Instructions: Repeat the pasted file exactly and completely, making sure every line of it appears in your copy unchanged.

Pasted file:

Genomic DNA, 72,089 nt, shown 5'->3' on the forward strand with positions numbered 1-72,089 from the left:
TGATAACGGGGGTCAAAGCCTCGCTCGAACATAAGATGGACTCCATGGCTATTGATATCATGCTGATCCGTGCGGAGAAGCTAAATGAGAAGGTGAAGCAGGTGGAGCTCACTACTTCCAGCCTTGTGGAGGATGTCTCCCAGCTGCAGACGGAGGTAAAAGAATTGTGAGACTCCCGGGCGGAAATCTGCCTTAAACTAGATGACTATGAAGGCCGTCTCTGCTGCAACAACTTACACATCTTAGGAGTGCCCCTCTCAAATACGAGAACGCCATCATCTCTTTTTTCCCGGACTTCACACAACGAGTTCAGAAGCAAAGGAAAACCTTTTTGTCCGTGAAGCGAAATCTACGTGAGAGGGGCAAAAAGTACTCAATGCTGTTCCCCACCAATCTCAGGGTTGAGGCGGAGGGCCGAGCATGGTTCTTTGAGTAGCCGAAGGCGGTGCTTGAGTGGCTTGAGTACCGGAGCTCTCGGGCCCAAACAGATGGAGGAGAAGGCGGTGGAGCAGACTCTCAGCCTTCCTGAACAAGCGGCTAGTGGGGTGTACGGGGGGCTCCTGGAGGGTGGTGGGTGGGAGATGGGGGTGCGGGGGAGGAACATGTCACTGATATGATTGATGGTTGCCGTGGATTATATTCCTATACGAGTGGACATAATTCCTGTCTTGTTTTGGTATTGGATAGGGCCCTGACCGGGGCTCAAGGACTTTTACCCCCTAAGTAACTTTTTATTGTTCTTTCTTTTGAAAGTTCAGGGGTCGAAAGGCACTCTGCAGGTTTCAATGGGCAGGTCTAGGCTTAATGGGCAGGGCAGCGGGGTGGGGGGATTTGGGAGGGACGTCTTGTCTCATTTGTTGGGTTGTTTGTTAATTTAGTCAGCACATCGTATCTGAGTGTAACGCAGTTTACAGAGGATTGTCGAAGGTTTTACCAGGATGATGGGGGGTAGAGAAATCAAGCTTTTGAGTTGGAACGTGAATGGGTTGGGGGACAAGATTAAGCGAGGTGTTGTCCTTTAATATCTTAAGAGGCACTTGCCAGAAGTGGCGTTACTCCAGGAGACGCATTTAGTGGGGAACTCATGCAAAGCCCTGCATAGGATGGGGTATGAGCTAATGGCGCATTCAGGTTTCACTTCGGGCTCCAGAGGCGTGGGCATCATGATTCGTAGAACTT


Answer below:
Genomic DNA, 72,089 nt, shown 5'->3' on the forward strand with positions numbered 1-72,089 from the left:
TGATAACGGGGGTCAAAGCCTCGCTCGAACATAAGATGGACTCCATGGCTATTGATATCATGCTGATCCGTGCGGAGAAGCTAAATGAGAAGGTGAAGCAGGTGGAGCTCACTACTTCCAGCCTTGTGGAGGATGTCTCCCAGCTGCAGACGGAGGTAAAAGAATTGTGAGACTCCCGGGCGGAAATCTGCCTTAAACTAGATGACTATGAAGGCCGTCTCTGCTGCAACAACTTACACATCTTAGGAGTGCCCCTCTCAAATACGAGAACGCCATCATCTCTTTTTTCCCGGACTTCACACAACGAGTTCAGAAGCAAAGGAAAACCTTTTTGTCCGTGAAGCGAAATCTACGTGAGAGGGGCAAAAAGTACTCAATGCTGTTCCCCACCAATCTCAGGGTTGAGGCGGAGGGCCGAGCATGGTTCTTTGAGTAGCCGAAGGCGGTGCTTGAGTGGCTTGAGTACCGGAGCTCTCGGGCCCAAACAGATGGAGGAGAAGGCGGTGGAGCAGACTCTCAGCCTTCCTGAACAAGCGGCTAGTGGGGTGTACGGGGGGCTCCTGGAGGGTGGTGGGTGGGAGATGGGGGTGCGGGGGAGGAACATGTCACTGATATGATTGATGGTTGCCGTGGATTATATTCCTATACGAGTGGACATAATTCCTGTCTTGTTTTGGTATTGGATAGGGCCCTGACCGGGGCTCAAGGACTTTTACCCCCTAAGTAACTTTTTATTGTTCTTTCTTTTGAAAGTTCAGGGGTCGAAAGGCACTCTGCAGGTTTCAATGGGCAGGTCTAGGCTTAATGGGCAGGGCAGCGGGGTGGGGGGATTTGGGAGGGACGTCTTGTCTCATTTGTTGGGTTGTTTGTTAATTTAGTCAGCACATCGTATCTGAGTGTAACGCAGTTTACAGAGGATTGTCGAAGGTTTTACCAGGATGATGGGGGGTAGAGAAATCAAGCTTTTGAGTTGGAACGTGAATGGGTTGGGGGACAAGATTAAGCGAGGTGTTGTCCTTTAATATCTTAAGAGGCACTTGCCAGAAGTGGCGTTACTCCAGGAGACGCATTTAGTGGGGAACTCATGCAAAGCCCTGCATAGGATGGGGTATGAGCTAATGGCGCATTCAGGTTTCACTTCGGGCTCCAGAGGCGTGGGCATCATGATTCGTAGAACTT